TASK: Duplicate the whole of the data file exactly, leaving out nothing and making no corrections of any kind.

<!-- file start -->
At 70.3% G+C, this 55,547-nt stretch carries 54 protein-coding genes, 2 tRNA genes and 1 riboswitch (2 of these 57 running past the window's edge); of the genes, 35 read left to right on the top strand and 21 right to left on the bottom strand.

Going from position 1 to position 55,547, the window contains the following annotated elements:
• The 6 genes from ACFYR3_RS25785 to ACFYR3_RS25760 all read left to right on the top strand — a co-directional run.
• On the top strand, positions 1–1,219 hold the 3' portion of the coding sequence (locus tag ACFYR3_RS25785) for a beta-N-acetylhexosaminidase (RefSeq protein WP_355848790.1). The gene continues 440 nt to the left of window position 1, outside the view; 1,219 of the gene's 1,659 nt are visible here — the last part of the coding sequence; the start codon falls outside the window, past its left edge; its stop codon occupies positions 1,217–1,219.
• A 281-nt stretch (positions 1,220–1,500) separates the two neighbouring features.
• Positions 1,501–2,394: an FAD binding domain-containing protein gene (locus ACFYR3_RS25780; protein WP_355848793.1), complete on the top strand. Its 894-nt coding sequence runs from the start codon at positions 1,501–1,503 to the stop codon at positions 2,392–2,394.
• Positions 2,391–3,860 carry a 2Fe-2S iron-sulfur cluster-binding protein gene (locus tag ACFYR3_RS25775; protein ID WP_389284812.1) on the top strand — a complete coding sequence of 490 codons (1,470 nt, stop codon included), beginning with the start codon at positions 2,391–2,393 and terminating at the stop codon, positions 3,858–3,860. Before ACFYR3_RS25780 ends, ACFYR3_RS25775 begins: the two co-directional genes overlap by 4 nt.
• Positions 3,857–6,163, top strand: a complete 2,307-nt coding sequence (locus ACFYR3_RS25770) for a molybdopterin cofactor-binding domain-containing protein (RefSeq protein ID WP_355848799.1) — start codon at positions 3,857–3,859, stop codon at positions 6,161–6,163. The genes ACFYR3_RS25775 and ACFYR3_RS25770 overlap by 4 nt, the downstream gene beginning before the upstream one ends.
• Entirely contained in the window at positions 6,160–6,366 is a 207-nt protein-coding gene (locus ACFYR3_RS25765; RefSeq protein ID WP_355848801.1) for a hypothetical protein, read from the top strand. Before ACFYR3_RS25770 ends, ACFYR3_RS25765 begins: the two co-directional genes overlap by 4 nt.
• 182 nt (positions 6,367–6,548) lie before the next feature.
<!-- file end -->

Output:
At 70.3% G+C, this 55,547-nt stretch carries 54 protein-coding genes, 2 tRNA genes and 1 riboswitch (2 of these 57 running past the window's edge); of the genes, 35 read left to right on the top strand and 21 right to left on the bottom strand.

Going from position 1 to position 55,547, the window contains the following annotated elements:
• The 6 genes from ACFYR3_RS25785 to ACFYR3_RS25760 all read left to right on the top strand — a co-directional run.
• On the top strand, positions 1–1,219 hold the 3' portion of the coding sequence (locus tag ACFYR3_RS25785) for a beta-N-acetylhexosaminidase (RefSeq protein WP_355848790.1). The gene continues 440 nt to the left of window position 1, outside the view; 1,219 of the gene's 1,659 nt are visible here — the last part of the coding sequence; the start codon falls outside the window, past its left edge; its stop codon occupies positions 1,217–1,219.
• A 281-nt stretch (positions 1,220–1,500) separates the two neighbouring features.
• Positions 1,501–2,394: an FAD binding domain-containing protein gene (locus ACFYR3_RS25780; protein WP_355848793.1), complete on the top strand. Its 894-nt coding sequence runs from the start codon at positions 1,501–1,503 to the stop codon at positions 2,392–2,394.
• Positions 2,391–3,860 carry a 2Fe-2S iron-sulfur cluster-binding protein gene (locus tag ACFYR3_RS25775; protein ID WP_389284812.1) on the top strand — a complete coding sequence of 490 codons (1,470 nt, stop codon included), beginning with the start codon at positions 2,391–2,393 and terminating at the stop codon, positions 3,858–3,860. Before ACFYR3_RS25780 ends, ACFYR3_RS25775 begins: the two co-directional genes overlap by 4 nt.
• Positions 3,857–6,163, top strand: a complete 2,307-nt coding sequence (locus ACFYR3_RS25770) for a molybdopterin cofactor-binding domain-containing protein (RefSeq protein ID WP_355848799.1) — start codon at positions 3,857–3,859, stop codon at positions 6,161–6,163. The genes ACFYR3_RS25775 and ACFYR3_RS25770 overlap by 4 nt, the downstream gene beginning before the upstream one ends.
• Entirely contained in the window at positions 6,160–6,366 is a 207-nt protein-coding gene (locus ACFYR3_RS25765; RefSeq protein ID WP_355848801.1) for a hypothetical protein, read from the top strand. Before ACFYR3_RS25770 ends, ACFYR3_RS25765 begins: the two co-directional genes overlap by 4 nt.
• 182 nt (positions 6,367–6,548) lie before the next feature.